At the unnamed waterbody a single Canada goose and a female mallard with three decent sized offspring moved around the lake. A quick circuit and I was on my way back via the ruin of Tir Abraham Harry and that single posing wheatear. Now thinking that I really should make an effort to get home dry I increased my pace. Back at Hill Pits the walker I saw earlier was marching back to whence he came. Beyond was another partly vegetated tip that deserved my attention. Festooned with lichens and shrub heath here I found a population of small cudweed. To my surprise a photographer walked past with tripod visible from his backpack. Back home my wife quipped about going out to play again as she pointed at my trousers that were sodden to knee level.

Tuesday, 31 July 2018

Riverbank exploring

River upstream

With water levels exceptionally low now is a good time explore to those hard reach river side areas. Urban rivers can be rich pickings for naturalists with an often eclectic mix of native and not so native wildlife. With this in mind I called into a nice accessible spot on the Afon Llwyd at Ponthir. A wide pebbly margin was ripe for stone turning producing good numbers of ground beetles including Elaphrus cupreus. Plant life included the now omnipresent invasives of Japanese knotweed and Himalayan balsam. Here too were good stands of pendulous sedge and a some wood-club rush a plant somewhat surprisingly on the 2017 Monmouthshire Rare Plant Register. Also frequent were remote sedge and hairy brome. Other plants include figwort (with mullein moth caterpillar), water chickweed, lesser spearwort and brooklime.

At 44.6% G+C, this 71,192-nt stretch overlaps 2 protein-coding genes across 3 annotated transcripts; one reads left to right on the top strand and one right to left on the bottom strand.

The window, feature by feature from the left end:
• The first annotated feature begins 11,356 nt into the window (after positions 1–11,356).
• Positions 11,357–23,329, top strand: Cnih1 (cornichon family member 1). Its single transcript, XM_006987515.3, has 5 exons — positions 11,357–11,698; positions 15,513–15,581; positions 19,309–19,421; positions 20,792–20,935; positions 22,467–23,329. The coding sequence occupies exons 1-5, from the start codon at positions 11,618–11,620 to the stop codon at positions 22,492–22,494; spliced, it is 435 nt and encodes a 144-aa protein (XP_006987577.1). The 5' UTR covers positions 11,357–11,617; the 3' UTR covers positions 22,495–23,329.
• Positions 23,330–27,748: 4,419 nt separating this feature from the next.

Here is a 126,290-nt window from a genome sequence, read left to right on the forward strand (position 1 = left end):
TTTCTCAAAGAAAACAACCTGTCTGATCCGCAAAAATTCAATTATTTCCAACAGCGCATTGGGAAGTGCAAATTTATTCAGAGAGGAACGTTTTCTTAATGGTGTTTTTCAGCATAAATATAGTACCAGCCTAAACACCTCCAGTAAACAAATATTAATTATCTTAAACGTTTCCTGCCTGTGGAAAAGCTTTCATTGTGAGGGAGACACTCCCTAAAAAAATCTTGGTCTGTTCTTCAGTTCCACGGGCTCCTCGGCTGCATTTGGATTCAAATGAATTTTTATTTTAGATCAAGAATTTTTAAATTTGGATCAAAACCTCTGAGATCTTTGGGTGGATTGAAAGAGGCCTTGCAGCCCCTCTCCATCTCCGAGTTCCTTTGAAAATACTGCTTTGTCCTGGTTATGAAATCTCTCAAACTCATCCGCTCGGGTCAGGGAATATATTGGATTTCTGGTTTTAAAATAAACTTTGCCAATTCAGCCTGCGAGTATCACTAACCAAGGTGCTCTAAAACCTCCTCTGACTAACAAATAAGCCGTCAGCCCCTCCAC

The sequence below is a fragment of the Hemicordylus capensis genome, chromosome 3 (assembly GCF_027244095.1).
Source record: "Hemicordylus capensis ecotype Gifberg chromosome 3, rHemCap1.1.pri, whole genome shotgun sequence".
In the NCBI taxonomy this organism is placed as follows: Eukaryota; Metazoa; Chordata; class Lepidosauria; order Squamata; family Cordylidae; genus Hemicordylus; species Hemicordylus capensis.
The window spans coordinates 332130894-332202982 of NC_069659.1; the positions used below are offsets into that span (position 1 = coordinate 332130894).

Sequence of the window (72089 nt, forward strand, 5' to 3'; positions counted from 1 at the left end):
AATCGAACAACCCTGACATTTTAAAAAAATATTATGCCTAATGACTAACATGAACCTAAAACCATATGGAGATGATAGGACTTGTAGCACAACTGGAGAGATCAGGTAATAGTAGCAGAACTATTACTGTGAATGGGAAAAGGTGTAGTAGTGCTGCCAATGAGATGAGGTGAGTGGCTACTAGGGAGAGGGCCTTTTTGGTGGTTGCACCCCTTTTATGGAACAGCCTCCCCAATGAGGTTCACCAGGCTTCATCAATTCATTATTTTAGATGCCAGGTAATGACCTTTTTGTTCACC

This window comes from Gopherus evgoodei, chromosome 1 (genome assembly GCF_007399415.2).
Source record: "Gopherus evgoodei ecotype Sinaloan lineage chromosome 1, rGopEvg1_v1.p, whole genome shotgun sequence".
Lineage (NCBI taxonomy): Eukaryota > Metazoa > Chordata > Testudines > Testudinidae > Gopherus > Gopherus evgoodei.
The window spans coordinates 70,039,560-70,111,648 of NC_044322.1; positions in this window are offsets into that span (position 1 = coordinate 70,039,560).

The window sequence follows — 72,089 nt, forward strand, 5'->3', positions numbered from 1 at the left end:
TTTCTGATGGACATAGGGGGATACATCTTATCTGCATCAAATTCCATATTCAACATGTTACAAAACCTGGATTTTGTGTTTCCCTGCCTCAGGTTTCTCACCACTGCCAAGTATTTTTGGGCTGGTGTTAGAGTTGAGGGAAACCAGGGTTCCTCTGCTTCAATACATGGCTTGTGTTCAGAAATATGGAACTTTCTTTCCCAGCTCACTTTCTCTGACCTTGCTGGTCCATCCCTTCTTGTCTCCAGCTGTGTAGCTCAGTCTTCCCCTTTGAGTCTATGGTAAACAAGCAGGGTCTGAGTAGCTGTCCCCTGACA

River downstream

Wood club-rush

Water chickweed
Remote sedge
Mullein moth caterpillar

Friday, 20 July 2018

A liitle oasis

It's more than a week since I ventured to the Varteg for my annual visit to the reclaimed landscape of The Balance. A makeshift hand written sign attached to a field gate advised dog owners to keep them on leads due to the presence of cattle. And sure enough positioned inconveniently just the other side of a footpath stile were a dozen or so grunting, tail swishing, pat forming cattle taking advantage of the shade provided by a number of mature trees. A quick detour took me beyond the cattle and into an open vista of gorse, bracken and acid grassland, here marbled whites, ringlets and grayling butterflies were in abundance. I could feel the sun burning the back of my neck as I fumbled to photograph one of these busy insects - unsuccessfully!